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THE 2022 World Cup Finals, despite being held in the middle of winter, have been as gripping as any World Cup that I can remember. We may all find the Qatar setting problematic but, when viewed purely as a sporting event, it has delivered thus far. The reason for that should be easy to understand. It is a tournament with a beginning, middle and end, where the team left standing can rightfully call themselves the best in the world.

Football has several tournaments that work on that premise, whether in league form or knock-out cups. Without them – the league tables, the FA Cups, the international tournaments – football would not be the sport that it is. If, for example, the likes of Manchester City, Real Madrid and AC Milan decided against competing against Liverpool, Barcelona and Napoli and instead spent the majority of their time hammering ill-equipped teams 9-0. Fans would of course still be occasionally impressed by the odd moment of brilliance and now and again entertained by the game itself. However, it would rapidly become a minority sport where only the hardcore fan remained due to the lack of structure – very much like boxing today.

Those inside the boxing bubble will say that assessment of our sport is untrue. Particularly when that assessment comes two weeks after a reported 60,000 fans braved the harsh winter to watch Tyson Fury pummel Derek Chisora to defeat. Events like Fury-Chisora III prove that boxing is alive and well, or so say the promoters and spoon-fed media. However, if we flip that logic then hopefully we can understand how big and all-conquering boxing would be if Tyson Fury and the like were fighting regularly, and against worthy opponents every single time. If, dare I say it (because such blue sky thinking always makes the powerbrokers shake their head and chuckle in the most patronising way), there was a system in place that demanded the best fighters always take on their closest rivals.

Last weekend, Terence Crawford thrashed David Avanesyan is six rounds. In the eyes of some, Crawford is the best active fighter in the sport today and on ability alone, he might well be. Yet, at the age of 35 and unbeaten in 39 fights, when was the last time he fought someone the fans believed had the faintest chance of beating him? It’s untrue to say those opponents don’t exist. Errol Spence Jnr has been the logical rival for Crawford for almost five years. Five years!

How can that happen? Well, the answer is both simple and maddening. There is not a regulatory body in our sport that demands the leading fighters take on their closest rival. In fact, there are numerous bodies in place – namely the WBC, WBA, IBF and WBO – who essentially encourage their champions to fight anyone besides their closest rival. Like the WBA, who this week ordered Fury to take on Daniel Dubois next.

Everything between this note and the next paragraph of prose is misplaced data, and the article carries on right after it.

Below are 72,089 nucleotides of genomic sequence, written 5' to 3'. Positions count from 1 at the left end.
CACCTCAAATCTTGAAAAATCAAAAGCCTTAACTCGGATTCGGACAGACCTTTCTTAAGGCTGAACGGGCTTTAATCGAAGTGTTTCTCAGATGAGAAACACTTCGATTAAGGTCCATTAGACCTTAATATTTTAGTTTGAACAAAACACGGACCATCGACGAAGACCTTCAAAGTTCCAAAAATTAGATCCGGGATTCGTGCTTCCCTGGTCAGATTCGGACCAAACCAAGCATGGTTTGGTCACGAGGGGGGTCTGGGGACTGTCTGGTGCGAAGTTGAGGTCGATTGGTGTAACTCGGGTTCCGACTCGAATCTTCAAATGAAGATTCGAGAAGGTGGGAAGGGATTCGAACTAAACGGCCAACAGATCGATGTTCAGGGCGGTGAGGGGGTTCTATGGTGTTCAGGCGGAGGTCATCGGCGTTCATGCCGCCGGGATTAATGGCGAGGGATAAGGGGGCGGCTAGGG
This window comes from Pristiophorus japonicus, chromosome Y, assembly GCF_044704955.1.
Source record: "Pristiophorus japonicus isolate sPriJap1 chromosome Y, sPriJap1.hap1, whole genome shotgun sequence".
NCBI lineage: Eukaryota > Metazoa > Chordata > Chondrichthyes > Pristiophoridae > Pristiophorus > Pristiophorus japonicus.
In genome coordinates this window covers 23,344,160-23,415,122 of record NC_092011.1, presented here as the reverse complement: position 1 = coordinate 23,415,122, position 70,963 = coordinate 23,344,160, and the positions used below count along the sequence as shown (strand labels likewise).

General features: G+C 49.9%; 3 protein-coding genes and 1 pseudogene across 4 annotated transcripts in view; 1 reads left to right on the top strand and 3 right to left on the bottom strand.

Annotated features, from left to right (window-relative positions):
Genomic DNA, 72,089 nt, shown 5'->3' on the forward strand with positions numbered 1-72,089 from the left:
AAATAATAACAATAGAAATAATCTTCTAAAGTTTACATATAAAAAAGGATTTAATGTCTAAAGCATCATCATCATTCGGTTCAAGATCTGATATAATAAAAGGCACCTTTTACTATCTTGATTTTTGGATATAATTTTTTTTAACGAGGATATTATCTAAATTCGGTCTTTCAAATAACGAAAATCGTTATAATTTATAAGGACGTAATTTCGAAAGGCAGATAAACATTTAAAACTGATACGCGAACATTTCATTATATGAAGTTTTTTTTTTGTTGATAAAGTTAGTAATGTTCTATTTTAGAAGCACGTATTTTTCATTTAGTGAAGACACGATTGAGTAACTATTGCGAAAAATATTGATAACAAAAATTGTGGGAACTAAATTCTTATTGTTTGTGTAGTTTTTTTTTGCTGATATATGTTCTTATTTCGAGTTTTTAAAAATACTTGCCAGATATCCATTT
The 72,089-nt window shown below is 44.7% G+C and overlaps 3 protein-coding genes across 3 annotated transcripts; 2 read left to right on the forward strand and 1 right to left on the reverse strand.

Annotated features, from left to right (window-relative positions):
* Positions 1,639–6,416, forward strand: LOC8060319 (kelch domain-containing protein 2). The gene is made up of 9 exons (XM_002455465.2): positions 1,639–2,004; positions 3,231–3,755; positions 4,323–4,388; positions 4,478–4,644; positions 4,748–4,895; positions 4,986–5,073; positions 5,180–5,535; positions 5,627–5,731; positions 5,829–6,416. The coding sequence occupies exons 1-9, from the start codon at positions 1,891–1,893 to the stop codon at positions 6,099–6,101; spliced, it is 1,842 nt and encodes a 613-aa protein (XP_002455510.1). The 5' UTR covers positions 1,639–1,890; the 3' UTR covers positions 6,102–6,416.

For further context, Crawford holds the WBO welterweight title and the WBO do not rate Spence as a leading contender when it is exceptionally obvious he is either number one or number two in the division. Why? Because Spence holds the IBF, WBA and WBC titles, three sanctioning bodies who do not rate Crawford despite it being exceptionally obvious that he is either number one or number two in the division. But still the promoters and certain broadcasters attempt to brainwash fans – and even the fighters – into believing those belts are far more important than they have any business being.

In turn, those promoters and broadcasters create their own little worlds in which they can do anything they like as long as they have a sanctioning body to dress up their incessant stream of hogwash as something palatable.

Truth is, nobody in the wider world cares about the sanctioning bodies, they gave up trying to work it all out a long time ago. So passing fans are drawn only to the odd recognisable name – like Tyson Fury – as opposed to the sport itself because, as all of the above proves, the sport itself barely exists. We are blindly heading towards an era where one-off events are king. Ones that contain not the best fighters or fights, but the most famous. Don’t blame Jake Paul when we get there, either.

And if you still believe the current system is ‘working just fine thank you very much’, why did no TV or radio network in the UK show any interest in this week’s contest between Naoya Inoue and Paul Butler? If those belts are the be-all and end-all, why, when all four of the damn things were on the line, was no one broadcasting it? Because nobody knows who they are, what they have achieved, nor understands the supposed significance of ‘undisputed’.

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